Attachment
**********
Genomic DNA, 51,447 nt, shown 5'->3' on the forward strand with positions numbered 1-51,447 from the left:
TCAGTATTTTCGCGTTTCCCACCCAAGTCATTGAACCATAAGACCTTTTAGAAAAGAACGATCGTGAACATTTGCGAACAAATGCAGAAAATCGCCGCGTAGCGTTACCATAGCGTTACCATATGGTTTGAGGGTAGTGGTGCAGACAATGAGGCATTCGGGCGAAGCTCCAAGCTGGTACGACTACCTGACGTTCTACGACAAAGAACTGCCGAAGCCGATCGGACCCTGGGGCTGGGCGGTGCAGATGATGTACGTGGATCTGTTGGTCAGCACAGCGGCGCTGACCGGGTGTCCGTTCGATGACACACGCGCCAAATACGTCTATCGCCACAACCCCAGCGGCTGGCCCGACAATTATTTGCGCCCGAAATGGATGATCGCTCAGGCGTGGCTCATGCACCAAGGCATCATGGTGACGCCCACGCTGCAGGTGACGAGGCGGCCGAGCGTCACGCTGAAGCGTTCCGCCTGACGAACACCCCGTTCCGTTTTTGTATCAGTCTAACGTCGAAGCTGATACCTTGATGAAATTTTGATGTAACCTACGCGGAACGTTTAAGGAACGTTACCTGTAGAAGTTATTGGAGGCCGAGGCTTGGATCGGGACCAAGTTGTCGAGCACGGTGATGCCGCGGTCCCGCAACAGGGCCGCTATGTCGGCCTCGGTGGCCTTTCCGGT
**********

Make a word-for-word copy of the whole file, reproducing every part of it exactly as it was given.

Genomic DNA, 51,447 nt, shown 5'->3' on the forward strand with positions numbered 1-51,447 from the left:
TCAGTATTTTCGCGTTTCCCACCCAAGTCATTGAACCATAAGACCTTTTAGAAAAGAACGATCGTGAACATTTGCGAACAAATGCAGAAAATCGCCGCGTAGCGTTACCATAGCGTTACCATATGGTTTGAGGGTAGTGGTGCAGACAATGAGGCATTCGGGCGAAGCTCCAAGCTGGTACGACTACCTGACGTTCTACGACAAAGAACTGCCGAAGCCGATCGGACCCTGGGGCTGGGCGGTGCAGATGATGTACGTGGATCTGTTGGTCAGCACAGCGGCGCTGACCGGGTGTCCGTTCGATGACACACGCGCCAAATACGTCTATCGCCACAACCCCAGCGGCTGGCCCGACAATTATTTGCGCCCGAAATGGATGATCGCTCAGGCGTGGCTCATGCACCAAGGCATCATGGTGACGCCCACGCTGCAGGTGACGAGGCGGCCGAGCGTCACGCTGAAGCGTTCCGCCTGACGAACACCCCGTTCCGTTTTTGTATCAGTCTAACGTCGAAGCTGATACCTTGATGAAATTTTGATGTAACCTACGCGGAACGTTTAAGGAACGTTACCTGTAGAAGTTATTGGAGGCCGAGGCTTGGATCGGGACCAAGTTGTCGAGCACGGTGATGCCGCGGTCCCGCAACAGGGCCGCTATGTCGGCCTCGGTGGCCTTTCCGGT